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Haiti’s Flag

Across the symbolic coat of arms on Haiti’s flag, there is a banner that reads, “L’ Union Fait La Force,” which translates as “unity is strength.” It’s a beautiful saying that resonates deeply with Haitian people, but it is so far from the current reality in the country as to seem laughable if it wasn’t so downright depressing. What’s intended to inspire a shared sense of purpose points instead to a source of pain, frustration, and disillusion. With a history plagued with political instability, natural and man-made disasters, and terrible leadership (both foreign and national), Haiti has become one of the most socially and politically fractured societies on the planet. Local leaders regularly exploit the anger and distrust that permeates the culture just to carve out a bigger piece of the pie for themselves, further compounding the division. Decades of heavy involvement from the international community along with billions of dollars of ill-spent aid have not helped, leading many Haitians to believe that there is actually an international conspiracy to keep them in a state of disunity and subservience to the West. The notion is not as crazy as it might sound. I once had a conversation with a US government official who had spent his entire career trying to “fix” Haiti using the familiar tools of taxpayer money and technical know-how, only to admit that it hadn’t worked; yet as a well-compensated technical expert himself with a multimillion-dollar budget to spend, he was ready to soldier on. I realized then that corrupt Haitian politicians aren’t the only ones feeding from the dysfunction. Sadly, many Haitians have simply lost faith that things will improve, leading them to search for opportunity elsewhere or stay and try to make the most of the status quo. 


These dismal dynamics are not unlike those found within many organizations that don’t live up to their own stated values. “Honesty”, “integrity”, and “people-oriented service” are among the staples of corporate values while Christian organizations might include “Christ-centered”, “humility”, and “stewardship” (trendy leaders might even throw in a “go the extra mile” or “live passionately”), yet how well do these values actually reflect the inner workings of organizational life? What role do they play in leadership’s decision-making and how are they experienced by the employees? Preoccupied leaders tend to treat their stated values as little more than a motivational tool for pep-talks at corporate events. Day-to-day operations are often governed by an altogether different set of unspoken but powerful values which might include: “protect the boss’s image at all costs,” or “check the boxes and don’t make waves,” or maybe even “just make sure you seem better than your coworkers for your own survival.” It doesn’t take long for employees to discern the real values at work in the organization and if there are glaring inconsistencies, they will either start looking for the exit or adapt and settle with a heavy sense of disillusionment. The best leaders understand that they are first and foremost culture builders and that to instill a set of values, they must make those values actionable both by exemplifying them personally and strictly enforcing them with others. Leaders that love to lavish praise and reward on their staff should align their affirmation with behaviors consistent with the cultural norms to which the organization aspires. Likewise, leaders that feel the need to come down hard on people would do well to focus on behaviors that violate the same set of norms. In the gospel accounts, Jesus shows us both, lavishing high praise on those who by their actions demonstrate earnest faith while delivering punishing rebukes for those who only talk about beautiful ideals but hypocritically act out of a different code. “Be on your guard against the yeast of the Pharisees, which is hypocrisy.” (Luke 12:1)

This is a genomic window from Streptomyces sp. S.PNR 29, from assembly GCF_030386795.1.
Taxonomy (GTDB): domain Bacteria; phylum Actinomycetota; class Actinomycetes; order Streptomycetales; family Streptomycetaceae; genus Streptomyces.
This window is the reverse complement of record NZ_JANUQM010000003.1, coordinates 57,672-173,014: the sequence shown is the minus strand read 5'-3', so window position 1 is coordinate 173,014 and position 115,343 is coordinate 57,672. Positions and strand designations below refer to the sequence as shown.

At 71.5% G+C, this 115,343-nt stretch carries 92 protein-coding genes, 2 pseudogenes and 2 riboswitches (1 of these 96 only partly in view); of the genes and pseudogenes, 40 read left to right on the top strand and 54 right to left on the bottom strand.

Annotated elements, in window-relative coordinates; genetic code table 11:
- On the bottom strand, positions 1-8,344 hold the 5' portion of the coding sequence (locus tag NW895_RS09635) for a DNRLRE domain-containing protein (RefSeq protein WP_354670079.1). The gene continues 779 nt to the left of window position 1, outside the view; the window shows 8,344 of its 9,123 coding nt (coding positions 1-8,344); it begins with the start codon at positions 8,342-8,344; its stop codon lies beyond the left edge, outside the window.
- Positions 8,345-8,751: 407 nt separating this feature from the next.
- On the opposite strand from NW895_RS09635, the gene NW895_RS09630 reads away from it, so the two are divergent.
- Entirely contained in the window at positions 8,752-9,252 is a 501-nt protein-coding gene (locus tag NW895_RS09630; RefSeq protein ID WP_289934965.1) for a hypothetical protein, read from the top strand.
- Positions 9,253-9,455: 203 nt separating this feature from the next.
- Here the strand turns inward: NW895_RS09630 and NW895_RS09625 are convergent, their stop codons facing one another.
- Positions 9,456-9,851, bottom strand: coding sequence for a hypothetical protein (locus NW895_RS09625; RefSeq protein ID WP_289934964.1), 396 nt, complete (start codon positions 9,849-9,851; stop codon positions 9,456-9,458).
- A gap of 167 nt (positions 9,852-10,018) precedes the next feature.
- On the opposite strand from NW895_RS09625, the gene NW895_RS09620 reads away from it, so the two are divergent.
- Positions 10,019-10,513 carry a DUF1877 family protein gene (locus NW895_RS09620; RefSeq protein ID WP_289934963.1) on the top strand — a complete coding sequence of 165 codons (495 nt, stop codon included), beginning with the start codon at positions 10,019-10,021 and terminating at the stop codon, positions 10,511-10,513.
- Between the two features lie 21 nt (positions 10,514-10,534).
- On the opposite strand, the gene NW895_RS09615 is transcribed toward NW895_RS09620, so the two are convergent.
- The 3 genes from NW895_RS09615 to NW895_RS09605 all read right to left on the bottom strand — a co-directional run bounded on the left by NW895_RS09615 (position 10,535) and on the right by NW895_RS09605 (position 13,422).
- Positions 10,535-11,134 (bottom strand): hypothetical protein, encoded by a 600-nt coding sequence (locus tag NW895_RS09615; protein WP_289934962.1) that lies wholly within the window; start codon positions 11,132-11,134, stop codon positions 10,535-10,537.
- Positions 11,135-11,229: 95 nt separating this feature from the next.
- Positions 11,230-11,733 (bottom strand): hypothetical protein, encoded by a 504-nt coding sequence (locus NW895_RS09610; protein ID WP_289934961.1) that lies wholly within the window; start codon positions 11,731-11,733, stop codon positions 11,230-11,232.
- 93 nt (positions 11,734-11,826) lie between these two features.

Reflection Questions

What would your staff say are the real values at work in your organization? 

What was the last thing you rewarded or reprimanded? What value was behind it?

What behaviors should you be noticing to promote consistency with your organization’s aspirational values?


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